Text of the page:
19. A method according to claim 17, wherein the braze comprises an element as the principal ingredient thereof and the substrate comprises the same element as the principal ingredient thereof.
20. A method according to claim 17, wherein the substrate and the alloy powder are nickel-based, and the braze consists essentially of nickel and the melting point depressant.
21. A method according to claim 17, wherein the substrate and the alloy powder are cobalt-based, and the braze consists essentially of cobalt and the melting point depressant.
22. A method according to claim 17, wherein the braze comprises a eutectic mixture of the melting point depressant.
23. A method according to claim 17, comprising filling the gap with powder prepared with a binder in a form selected from the group consisting of pastes and slurries.
24. A method according to claim 23, comprising the step of burning off the binder before the first heating stage.
Description
FIELD OF THE INVENTION

The present invention relates generally to the field of diffusion bonding of cracks and joints in metal substrates, and especially to diffusion bonding for nickel alloy- or cobalt alloy-containing substrates used in the manufacture of, for example, Industrial Gas Turbine, Aeroderivative Gas Turbine and Aircraft Gas Turbine components.

BACKGROUND OF THE INVENTION

In a modern gas turbine engine, components such as blades, vanes, combustor cases and the like are usually made from nickel and cobalt alloys. Nickel and cobalt-based superalloys are most often used to fabricate gas turbine parts because of the high strength required for long periods of service at the high temperatures characteristic of turbine operation.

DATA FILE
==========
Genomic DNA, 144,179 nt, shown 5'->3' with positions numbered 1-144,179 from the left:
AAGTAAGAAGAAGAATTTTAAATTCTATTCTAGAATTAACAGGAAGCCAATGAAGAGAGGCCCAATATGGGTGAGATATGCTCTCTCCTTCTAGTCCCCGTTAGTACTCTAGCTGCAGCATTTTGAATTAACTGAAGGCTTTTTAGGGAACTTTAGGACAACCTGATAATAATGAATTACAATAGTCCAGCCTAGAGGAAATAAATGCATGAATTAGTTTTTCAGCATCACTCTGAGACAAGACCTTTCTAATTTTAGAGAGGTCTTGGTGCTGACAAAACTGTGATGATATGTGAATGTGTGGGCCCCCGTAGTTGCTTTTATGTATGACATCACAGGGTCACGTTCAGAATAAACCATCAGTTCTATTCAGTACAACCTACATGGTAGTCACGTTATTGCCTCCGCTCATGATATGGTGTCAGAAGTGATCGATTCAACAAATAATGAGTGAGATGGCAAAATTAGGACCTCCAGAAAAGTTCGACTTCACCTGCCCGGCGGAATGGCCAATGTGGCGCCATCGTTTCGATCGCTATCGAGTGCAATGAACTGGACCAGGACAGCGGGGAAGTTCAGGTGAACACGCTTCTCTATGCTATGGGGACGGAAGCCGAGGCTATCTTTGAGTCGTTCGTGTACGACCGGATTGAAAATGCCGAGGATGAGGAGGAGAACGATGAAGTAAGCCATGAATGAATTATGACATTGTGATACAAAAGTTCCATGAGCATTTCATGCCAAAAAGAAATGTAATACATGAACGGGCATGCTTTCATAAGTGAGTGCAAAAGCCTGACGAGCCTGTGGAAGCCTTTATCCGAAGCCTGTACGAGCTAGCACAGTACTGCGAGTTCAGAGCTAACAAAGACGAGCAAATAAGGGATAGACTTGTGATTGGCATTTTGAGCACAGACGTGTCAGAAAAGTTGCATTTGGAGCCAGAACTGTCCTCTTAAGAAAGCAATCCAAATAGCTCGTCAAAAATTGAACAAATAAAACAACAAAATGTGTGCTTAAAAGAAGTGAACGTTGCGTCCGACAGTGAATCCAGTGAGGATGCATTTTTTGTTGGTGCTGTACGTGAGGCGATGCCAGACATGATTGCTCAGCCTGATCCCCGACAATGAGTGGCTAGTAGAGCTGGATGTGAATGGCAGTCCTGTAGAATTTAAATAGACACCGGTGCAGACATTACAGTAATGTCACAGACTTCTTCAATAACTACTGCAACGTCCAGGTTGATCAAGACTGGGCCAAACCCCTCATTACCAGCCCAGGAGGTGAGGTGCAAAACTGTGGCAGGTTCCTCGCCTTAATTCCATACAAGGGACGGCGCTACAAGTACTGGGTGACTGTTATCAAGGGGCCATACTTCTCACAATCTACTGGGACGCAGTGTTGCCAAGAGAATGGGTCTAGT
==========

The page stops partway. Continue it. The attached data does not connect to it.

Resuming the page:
In use, these components sometimes experience cracking as a result of thermal fatigue, pitting from corrosion/oxidation processes, and dents from foreign object impacts. In order to prolong the useful life of the components, it is desirable to fill the cracks and other damage with a material that will bond to the substrate alloy, and will restore, at least to a substantial extent, both the shape and the strength of the cracked metal or component.

U.S. Pat. No. 3,496,630 (Duff et al.) describes a process for joining parts by brazing in which the joint is filled by a mixture of two metal powders having different melting points. The joint is heated to a temperature at which one of the powders melts to braze the joint. The two powders then merge by diffusion to form an alloy with a higher melting point.

U.S. Pat. No. 4,008,844 (Duvall et al.) describes a process in which cracks are filled with a mixture of metal powders, one of which contains boron as a melting point depressant. The repair is heated to a temperature at which that powder initially melts, then solidifies isothermally as the boron diffuses away. Duff et al.'s and Duvall et al.'s processes have been found in practice to be most suitable for repairing cracks of width 25 μm to 250 μm (0.001″ to 0.010″).